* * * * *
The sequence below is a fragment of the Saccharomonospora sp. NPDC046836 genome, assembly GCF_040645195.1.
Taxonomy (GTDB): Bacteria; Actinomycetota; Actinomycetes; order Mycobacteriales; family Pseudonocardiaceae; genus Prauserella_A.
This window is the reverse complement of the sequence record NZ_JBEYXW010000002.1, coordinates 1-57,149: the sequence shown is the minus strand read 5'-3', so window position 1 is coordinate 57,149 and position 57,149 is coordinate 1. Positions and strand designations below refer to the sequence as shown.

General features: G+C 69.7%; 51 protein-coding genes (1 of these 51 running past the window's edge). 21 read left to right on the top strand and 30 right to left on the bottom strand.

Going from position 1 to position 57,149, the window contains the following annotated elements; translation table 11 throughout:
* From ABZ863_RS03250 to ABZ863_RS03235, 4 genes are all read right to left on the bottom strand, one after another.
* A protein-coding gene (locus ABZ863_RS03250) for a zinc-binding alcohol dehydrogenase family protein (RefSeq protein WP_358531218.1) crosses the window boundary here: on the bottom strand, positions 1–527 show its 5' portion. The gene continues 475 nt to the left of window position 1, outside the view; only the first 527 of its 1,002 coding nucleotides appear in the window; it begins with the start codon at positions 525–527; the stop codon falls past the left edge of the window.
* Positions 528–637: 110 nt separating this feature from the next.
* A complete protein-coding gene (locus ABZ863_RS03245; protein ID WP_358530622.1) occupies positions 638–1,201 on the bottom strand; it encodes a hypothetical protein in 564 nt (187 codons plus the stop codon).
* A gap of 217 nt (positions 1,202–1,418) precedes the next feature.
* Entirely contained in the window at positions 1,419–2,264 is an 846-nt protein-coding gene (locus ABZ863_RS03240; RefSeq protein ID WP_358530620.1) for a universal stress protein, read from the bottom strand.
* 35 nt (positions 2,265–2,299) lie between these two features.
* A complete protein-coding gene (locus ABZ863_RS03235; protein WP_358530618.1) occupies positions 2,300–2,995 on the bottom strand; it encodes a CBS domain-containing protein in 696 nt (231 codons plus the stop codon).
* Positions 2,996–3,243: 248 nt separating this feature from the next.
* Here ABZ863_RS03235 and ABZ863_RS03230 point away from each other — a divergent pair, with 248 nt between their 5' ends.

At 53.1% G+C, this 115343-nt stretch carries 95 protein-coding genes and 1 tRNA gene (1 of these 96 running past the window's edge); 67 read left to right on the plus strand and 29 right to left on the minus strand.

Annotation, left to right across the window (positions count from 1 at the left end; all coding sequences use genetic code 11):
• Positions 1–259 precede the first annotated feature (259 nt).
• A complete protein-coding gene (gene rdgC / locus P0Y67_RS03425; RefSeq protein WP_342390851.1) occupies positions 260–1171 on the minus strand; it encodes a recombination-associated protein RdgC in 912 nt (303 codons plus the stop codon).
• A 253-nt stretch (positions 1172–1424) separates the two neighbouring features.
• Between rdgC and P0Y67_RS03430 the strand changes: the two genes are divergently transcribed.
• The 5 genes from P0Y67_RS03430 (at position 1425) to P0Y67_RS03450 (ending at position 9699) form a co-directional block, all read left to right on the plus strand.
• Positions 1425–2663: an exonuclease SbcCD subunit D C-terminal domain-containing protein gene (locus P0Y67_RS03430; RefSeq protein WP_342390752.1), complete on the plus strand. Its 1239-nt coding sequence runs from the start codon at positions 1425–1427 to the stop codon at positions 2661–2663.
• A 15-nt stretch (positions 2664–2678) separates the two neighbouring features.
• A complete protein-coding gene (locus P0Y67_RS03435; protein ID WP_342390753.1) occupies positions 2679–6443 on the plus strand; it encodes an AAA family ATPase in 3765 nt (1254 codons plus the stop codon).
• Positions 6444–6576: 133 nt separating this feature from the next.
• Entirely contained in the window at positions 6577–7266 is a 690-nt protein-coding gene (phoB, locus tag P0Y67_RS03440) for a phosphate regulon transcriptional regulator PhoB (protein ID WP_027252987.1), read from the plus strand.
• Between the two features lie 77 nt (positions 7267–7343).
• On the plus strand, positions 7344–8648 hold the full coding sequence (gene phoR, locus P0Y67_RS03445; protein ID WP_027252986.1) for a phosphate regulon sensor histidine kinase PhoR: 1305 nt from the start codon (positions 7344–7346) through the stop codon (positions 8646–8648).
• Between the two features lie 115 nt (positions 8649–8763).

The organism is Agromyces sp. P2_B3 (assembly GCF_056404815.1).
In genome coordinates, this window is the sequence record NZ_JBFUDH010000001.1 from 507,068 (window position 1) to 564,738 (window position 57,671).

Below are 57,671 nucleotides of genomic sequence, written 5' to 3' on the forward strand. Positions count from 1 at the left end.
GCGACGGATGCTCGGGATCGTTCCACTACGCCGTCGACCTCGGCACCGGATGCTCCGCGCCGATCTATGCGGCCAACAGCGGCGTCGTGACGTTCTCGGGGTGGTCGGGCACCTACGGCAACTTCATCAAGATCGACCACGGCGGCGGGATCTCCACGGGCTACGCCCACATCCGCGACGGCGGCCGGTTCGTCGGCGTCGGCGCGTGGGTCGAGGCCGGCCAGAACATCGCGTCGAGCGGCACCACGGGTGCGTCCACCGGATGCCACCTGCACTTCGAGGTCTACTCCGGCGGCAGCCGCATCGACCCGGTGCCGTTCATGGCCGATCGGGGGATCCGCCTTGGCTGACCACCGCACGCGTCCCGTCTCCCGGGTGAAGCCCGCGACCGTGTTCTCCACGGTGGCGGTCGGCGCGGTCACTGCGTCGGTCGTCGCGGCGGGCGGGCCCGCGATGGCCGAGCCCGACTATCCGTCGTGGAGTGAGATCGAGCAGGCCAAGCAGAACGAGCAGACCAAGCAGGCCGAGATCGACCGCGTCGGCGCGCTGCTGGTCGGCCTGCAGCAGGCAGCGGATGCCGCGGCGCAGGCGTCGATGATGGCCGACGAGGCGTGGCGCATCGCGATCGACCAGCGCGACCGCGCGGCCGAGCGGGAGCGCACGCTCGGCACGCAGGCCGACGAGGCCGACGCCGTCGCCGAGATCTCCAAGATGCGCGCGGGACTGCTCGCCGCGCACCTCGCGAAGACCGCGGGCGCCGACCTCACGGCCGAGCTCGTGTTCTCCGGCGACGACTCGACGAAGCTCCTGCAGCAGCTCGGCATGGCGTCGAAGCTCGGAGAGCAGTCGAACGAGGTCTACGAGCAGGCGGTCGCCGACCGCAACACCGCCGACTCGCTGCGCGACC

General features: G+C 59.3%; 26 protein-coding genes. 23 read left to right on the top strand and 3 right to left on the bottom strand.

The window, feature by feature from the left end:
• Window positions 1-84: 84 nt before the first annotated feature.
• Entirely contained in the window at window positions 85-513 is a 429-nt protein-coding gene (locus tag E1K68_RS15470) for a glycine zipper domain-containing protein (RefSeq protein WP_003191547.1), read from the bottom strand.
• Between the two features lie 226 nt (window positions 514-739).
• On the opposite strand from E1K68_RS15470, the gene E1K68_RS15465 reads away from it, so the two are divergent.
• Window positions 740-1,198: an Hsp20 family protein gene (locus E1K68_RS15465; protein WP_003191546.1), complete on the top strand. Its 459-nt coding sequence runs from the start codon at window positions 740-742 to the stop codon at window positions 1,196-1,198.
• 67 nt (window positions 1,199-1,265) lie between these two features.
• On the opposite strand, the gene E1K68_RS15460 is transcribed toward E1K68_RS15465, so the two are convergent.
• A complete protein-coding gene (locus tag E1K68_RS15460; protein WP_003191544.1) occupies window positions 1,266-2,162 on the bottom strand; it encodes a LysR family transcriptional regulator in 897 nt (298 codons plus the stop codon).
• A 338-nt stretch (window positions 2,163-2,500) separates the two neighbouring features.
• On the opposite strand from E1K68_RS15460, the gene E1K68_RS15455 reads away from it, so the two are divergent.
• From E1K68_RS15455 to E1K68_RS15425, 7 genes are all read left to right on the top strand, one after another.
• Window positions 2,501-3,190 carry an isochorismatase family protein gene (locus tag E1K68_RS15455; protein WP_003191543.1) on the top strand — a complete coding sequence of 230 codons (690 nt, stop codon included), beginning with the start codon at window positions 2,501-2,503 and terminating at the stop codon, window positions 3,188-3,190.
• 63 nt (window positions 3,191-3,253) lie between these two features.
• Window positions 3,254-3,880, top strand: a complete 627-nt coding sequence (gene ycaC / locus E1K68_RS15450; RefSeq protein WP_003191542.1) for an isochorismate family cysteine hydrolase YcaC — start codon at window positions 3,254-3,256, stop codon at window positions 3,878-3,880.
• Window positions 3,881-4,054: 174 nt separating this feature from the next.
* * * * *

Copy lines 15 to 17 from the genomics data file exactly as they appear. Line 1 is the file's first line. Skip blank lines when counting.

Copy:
* Here ABZ863_RS03235 and ABZ863_RS03230 point away from each other — a divergent pair, with 248 nt between their 5' ends.

At 53.1% G+C, this 115343-nt stretch carries 95 protein-coding genes and 1 tRNA gene (1 of these 96 running past the window's edge); 67 read left to right on the plus strand and 29 right to left on the minus strand.

Annotation, left to right across the window (positions count from 1 at the left end; all coding sequences use genetic code 11):